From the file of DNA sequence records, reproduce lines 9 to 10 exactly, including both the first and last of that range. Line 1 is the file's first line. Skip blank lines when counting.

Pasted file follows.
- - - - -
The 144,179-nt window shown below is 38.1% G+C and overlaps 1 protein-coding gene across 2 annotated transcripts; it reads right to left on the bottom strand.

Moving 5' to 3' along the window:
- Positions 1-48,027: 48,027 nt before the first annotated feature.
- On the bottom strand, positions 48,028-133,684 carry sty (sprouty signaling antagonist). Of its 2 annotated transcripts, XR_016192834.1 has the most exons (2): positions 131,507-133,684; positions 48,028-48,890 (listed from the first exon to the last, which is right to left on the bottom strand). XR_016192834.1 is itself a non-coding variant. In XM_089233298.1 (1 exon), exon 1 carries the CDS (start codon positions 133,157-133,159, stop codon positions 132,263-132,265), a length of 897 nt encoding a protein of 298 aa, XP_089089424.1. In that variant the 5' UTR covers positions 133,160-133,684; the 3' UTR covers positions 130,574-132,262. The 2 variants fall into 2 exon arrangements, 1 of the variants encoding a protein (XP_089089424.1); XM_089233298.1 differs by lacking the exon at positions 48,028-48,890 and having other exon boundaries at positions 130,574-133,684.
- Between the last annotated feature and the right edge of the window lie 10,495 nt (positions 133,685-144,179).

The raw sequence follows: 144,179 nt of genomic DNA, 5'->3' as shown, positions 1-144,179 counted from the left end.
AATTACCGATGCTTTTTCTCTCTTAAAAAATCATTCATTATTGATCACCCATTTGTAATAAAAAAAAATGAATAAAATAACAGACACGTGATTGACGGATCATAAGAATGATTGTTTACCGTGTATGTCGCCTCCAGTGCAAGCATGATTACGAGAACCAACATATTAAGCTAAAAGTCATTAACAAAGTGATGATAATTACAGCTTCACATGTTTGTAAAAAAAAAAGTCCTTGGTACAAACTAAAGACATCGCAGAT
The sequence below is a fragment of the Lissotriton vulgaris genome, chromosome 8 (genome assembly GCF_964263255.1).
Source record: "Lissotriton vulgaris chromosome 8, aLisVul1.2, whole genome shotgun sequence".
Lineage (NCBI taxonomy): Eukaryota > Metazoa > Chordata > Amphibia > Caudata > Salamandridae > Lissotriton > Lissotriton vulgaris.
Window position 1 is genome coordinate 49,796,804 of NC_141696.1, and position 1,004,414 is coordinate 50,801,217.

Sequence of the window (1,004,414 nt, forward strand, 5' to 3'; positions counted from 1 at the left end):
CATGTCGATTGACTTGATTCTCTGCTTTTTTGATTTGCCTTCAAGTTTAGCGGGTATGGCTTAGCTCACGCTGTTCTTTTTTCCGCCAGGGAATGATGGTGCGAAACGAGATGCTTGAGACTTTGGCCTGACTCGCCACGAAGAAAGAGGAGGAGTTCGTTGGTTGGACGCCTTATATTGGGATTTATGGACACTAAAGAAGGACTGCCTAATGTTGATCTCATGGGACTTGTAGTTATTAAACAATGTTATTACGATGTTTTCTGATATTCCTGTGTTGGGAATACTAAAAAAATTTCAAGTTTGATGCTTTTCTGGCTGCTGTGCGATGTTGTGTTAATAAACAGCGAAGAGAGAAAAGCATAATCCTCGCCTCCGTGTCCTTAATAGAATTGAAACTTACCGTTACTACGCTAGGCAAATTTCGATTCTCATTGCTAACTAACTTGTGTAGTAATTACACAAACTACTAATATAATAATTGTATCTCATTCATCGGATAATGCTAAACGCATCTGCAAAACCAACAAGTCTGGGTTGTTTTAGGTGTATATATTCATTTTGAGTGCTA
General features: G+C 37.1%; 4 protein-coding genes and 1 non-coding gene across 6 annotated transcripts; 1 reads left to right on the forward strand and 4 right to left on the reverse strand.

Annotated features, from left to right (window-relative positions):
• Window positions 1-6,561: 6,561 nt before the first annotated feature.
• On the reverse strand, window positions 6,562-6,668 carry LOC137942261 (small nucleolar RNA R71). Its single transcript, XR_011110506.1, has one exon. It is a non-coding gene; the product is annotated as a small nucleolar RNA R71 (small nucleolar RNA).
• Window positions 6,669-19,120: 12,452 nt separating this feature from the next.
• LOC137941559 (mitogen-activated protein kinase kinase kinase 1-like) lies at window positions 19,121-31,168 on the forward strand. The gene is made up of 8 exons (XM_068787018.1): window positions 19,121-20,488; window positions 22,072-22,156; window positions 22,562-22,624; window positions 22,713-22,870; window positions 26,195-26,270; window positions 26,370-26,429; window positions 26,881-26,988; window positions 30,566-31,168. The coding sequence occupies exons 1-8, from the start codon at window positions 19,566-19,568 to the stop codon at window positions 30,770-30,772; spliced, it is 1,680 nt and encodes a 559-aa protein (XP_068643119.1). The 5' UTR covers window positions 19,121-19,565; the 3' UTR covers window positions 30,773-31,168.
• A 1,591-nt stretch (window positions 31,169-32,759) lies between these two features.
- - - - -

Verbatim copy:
Source record: "Lissotriton vulgaris chromosome 8, aLisVul1.2, whole genome shotgun sequence".
Lineage (NCBI taxonomy): Eukaryota > Metazoa > Chordata > Amphibia > Caudata > Salamandridae > Lissotriton > Lissotriton vulgaris.